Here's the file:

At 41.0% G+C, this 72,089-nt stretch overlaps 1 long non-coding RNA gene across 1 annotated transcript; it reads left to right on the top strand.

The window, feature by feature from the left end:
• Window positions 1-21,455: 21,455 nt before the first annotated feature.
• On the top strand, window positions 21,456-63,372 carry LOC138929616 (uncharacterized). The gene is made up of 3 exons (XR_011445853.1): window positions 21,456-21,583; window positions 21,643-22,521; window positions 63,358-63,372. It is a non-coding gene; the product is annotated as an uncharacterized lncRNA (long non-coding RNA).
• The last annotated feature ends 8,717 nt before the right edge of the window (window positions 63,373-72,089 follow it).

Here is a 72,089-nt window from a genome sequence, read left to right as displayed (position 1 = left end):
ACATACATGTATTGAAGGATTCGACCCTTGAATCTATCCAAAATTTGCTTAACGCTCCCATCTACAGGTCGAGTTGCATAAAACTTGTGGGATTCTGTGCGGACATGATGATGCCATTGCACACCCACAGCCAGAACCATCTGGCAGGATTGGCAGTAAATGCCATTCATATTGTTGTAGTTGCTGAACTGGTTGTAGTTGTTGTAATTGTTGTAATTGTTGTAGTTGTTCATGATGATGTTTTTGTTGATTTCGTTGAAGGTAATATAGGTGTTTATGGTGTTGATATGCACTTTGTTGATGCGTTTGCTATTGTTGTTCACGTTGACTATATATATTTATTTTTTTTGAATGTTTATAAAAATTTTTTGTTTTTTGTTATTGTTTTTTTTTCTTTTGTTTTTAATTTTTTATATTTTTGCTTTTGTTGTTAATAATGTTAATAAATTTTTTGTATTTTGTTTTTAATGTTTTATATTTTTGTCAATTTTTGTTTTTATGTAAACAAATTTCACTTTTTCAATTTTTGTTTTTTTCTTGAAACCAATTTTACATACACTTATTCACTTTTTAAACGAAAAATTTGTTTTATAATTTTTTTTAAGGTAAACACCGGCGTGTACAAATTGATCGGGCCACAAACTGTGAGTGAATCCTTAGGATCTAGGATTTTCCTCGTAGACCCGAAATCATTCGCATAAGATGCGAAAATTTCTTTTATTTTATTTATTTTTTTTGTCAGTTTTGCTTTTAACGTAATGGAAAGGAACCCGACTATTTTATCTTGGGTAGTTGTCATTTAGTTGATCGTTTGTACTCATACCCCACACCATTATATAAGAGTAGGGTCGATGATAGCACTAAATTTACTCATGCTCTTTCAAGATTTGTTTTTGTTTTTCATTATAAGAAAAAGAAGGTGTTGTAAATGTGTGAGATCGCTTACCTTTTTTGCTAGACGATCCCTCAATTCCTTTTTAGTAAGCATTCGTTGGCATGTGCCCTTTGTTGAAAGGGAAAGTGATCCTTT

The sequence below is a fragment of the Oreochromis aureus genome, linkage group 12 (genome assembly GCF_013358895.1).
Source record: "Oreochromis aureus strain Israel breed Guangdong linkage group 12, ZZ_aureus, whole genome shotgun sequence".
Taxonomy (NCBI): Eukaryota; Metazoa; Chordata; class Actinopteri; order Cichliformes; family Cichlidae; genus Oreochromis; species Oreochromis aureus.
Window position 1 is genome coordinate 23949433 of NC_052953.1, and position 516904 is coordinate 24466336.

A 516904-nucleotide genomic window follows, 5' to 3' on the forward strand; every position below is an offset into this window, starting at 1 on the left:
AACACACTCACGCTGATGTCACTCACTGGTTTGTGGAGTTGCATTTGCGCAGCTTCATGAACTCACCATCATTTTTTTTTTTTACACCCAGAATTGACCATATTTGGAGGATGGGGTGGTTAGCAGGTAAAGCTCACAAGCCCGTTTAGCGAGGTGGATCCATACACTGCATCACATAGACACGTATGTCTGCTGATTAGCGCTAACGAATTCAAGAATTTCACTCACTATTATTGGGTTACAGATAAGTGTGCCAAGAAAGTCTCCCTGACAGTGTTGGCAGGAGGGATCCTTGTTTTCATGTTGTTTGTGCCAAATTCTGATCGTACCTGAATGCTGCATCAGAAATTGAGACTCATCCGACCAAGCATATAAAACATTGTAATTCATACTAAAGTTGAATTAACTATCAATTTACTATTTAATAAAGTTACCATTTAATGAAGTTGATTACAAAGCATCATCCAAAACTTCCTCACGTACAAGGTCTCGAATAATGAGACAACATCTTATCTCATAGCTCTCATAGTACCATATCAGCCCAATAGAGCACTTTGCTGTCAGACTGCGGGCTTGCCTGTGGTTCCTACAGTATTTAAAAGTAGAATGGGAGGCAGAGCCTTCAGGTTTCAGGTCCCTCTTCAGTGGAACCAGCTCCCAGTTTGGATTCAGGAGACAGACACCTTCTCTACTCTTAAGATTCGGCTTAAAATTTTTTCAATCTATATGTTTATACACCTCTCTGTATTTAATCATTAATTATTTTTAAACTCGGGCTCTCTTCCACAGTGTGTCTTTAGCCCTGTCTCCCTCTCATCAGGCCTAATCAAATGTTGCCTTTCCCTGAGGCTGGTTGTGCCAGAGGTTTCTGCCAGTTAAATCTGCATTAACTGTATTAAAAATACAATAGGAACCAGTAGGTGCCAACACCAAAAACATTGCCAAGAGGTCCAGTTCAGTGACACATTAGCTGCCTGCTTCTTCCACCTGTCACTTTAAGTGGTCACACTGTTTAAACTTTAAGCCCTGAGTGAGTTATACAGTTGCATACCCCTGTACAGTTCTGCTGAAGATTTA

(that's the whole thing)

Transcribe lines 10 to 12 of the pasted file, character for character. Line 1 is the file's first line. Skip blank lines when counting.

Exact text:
Taxonomy (NCBI): Eukaryota; Metazoa; Chordata; class Actinopteri; order Cichliformes; family Cichlidae; genus Oreochromis; species Oreochromis aureus.
Window position 1 is genome coordinate 23949433 of NC_052953.1, and position 516904 is coordinate 24466336.

A 516904-nucleotide genomic window follows, 5' to 3' on the forward strand; every position below is an offset into this window, starting at 1 on the left: